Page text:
At the next doctor’s appointment I told them about my pain. They decided to give me a cortisone shot in my ankle and that eased the pain. I could finally walk on it and things were looking up until right before a competition when my ribs started to hurt. My back was in immense pain, and I knew my next shot was coming up soon. Why was my body reacting this way? Stupid cold weather. So, I did the next best thing in order to keep up with the rest of my team. I taped my ribs. I had to keep them mobile. It did the trick, until I couldn’t turn. Why was this happening to me? From that moment on, I really hated that stupid rowing machine, which at the time I believed to be the culprit.

At the next appointment, I told the doctor about my pain and taping my ribs. Not seeing anything damaged in my ankle, wearing an air cast for 6 months, and nothing broken or snapped, he decided it was time to do surgery. He would have to dig around in my ankle to figure out the problem. An X‐ray, cat scan, and every other type of scan out there was done, but he still couldn’t see anything. The next best option‐ surgery. I was terrified. It didn’t help that the doctor said that the surgery might not help and could even make my ankle worse. WORSE? Was he kidding me?

I cried every day because I couldn’t deal with the news or the pain. I remember screaming at my family because they didn’t know what was wrong with me. I just wanted to run again…forget that…I just wanted to WALK again. I wanted to feel like a normal teenager. To run, jump, bike, hike, and ski. I wanted to feel like I could move without excruciating pain. WHAT WAS WRONG WITH ME?! They couldn’t answer the question. I knew they felt bad because they did everything they could to get me the best treatment available. With all the crying and stress, I got sick again. It was a week before my surgery. I lost 20 pounds and couldn’t sleep. I was absolutely miserable. We went to see my pediatrician, and she told me my weight had been fluctuating for several years now. 20 pounds on, 20 pounds off. That year I saw the doctor every 2 months‐ 6 times in one year! She recognized this in my chart and said it would be best to have a blood test done. What was the harm? Sheesh, I was about to go into surgery. A little blood was no big deal.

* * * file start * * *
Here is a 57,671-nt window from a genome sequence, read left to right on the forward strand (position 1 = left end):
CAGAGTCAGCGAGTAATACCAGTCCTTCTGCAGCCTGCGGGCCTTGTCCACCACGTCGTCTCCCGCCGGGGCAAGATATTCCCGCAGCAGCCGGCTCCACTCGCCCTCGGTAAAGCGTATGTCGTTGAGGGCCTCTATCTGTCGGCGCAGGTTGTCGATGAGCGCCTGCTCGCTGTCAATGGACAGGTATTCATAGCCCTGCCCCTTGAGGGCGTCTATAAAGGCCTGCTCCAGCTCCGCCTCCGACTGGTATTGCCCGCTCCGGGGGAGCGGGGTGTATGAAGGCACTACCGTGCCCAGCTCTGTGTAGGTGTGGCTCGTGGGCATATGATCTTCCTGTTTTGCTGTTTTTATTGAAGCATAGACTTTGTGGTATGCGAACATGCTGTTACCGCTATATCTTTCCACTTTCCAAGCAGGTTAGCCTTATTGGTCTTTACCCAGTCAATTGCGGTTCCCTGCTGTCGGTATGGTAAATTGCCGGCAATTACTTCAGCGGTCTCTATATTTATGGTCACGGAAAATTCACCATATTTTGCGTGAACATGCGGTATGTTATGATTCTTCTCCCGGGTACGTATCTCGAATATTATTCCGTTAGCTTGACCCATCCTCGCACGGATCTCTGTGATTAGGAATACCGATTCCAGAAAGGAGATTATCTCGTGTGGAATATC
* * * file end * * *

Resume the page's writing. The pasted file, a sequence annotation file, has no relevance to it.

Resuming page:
A few days later, my doctor called me. She told me I had an indicator in my blood and I needed to go see a rheumatologist. A what? What was that? Not another doctor. Luckily enough my mom knew. She said it was a specialist for bones. Bones? What was wrong with my bones? We weren’t entirely sure yet, but called off the surgery until we were. Immediately she called the doctor and by doing so saved my ankle.